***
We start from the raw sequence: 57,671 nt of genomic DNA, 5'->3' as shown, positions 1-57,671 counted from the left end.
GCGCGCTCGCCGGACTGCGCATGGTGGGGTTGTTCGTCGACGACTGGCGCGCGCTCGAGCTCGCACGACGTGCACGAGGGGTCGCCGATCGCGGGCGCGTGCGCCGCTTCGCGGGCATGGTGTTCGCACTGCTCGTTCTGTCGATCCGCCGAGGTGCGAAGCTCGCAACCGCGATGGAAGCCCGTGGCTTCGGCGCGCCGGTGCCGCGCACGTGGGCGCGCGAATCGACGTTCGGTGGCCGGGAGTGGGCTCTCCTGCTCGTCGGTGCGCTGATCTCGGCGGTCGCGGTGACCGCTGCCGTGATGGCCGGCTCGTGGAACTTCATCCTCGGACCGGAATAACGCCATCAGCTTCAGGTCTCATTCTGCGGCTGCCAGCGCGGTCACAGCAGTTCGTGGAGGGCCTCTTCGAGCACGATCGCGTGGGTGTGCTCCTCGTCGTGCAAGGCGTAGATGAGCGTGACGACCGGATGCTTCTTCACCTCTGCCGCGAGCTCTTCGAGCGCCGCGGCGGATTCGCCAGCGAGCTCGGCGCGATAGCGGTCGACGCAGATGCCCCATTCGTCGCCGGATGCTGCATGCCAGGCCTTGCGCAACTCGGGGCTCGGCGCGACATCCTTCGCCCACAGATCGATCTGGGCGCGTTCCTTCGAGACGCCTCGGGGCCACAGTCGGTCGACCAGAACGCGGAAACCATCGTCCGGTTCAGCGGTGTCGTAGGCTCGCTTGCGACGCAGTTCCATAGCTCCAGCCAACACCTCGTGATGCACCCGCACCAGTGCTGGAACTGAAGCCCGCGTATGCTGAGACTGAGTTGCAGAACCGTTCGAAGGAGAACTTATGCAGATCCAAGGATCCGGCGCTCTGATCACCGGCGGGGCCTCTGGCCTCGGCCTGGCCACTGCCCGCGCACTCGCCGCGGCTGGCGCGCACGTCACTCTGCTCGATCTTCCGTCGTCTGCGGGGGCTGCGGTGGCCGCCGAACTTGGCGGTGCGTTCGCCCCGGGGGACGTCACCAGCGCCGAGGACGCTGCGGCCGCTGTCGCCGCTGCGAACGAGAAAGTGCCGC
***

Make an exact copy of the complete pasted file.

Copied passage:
We start from the raw sequence: 57,671 nt of genomic DNA, 5'->3' as shown, positions 1-57,671 counted from the left end.
GCGCGCTCGCCGGACTGCGCATGGTGGGGTTGTTCGTCGACGACTGGCGCGCGCTCGAGCTCGCACGACGTGCACGAGGGGTCGCCGATCGCGGGCGCGTGCGCCGCTTCGCGGGCATGGTGTTCGCACTGCTCGTTCTGTCGATCCGCCGAGGTGCGAAGCTCGCAACCGCGATGGAAGCCCGTGGCTTCGGCGCGCCGGTGCCGCGCACGTGGGCGCGCGAATCGACGTTCGGTGGCCGGGAGTGGGCTCTCCTGCTCGTCGGTGCGCTGATCTCGGCGGTCGCGGTGACCGCTGCCGTGATGGCCGGCTCGTGGAACTTCATCCTCGGACCGGAATAACGCCATCAGCTTCAGGTCTCATTCTGCGGCTGCCAGCGCGGTCACAGCAGTTCGTGGAGGGCCTCTTCGAGCACGATCGCGTGGGTGTGCTCCTCGTCGTGCAAGGCGTAGATGAGCGTGACGACCGGATGCTTCTTCACCTCTGCCGCGAGCTCTTCGAGCGCCGCGGCGGATTCGCCAGCGAGCTCGGCGCGATAGCGGTCGACGCAGATGCCCCATTCGTCGCCGGATGCTGCATGCCAGGCCTTGCGCAACTCGGGGCTCGGCGCGACATCCTTCGCCCACAGATCGATCTGGGCGCGTTCCTTCGAGACGCCTCGGGGCCACAGTCGGTCGACCAGAACGCGGAAACCATCGTCCGGTTCAGCGGTGTCGTAGGCTCGCTTGCGACGCAGTTCCATAGCTCCAGCCAACACCTCGTGATGCACCCGCACCAGTGCTGGAACTGAAGCCCGCGTATGCTGAGACTGAGTTGCAGAACCGTTCGAAGGAGAACTTATGCAGATCCAAGGATCCGGCGCTCTGATCACCGGCGGGGCCTCTGGCCTCGGCCTGGCCACTGCCCGCGCACTCGCCGCGGCTGGCGCGCACGTCACTCTGCTCGATCTTCCGTCGTCTGCGGGGGCTGCGGTGGCCGCCGAACTTGGCGGTGCGTTCGCCCCGGGGGACGTCACCAGCGCCGAGGACGCTGCGGCCGCTGTCGCCGCTGCGAACGAGAAAGTGCCGC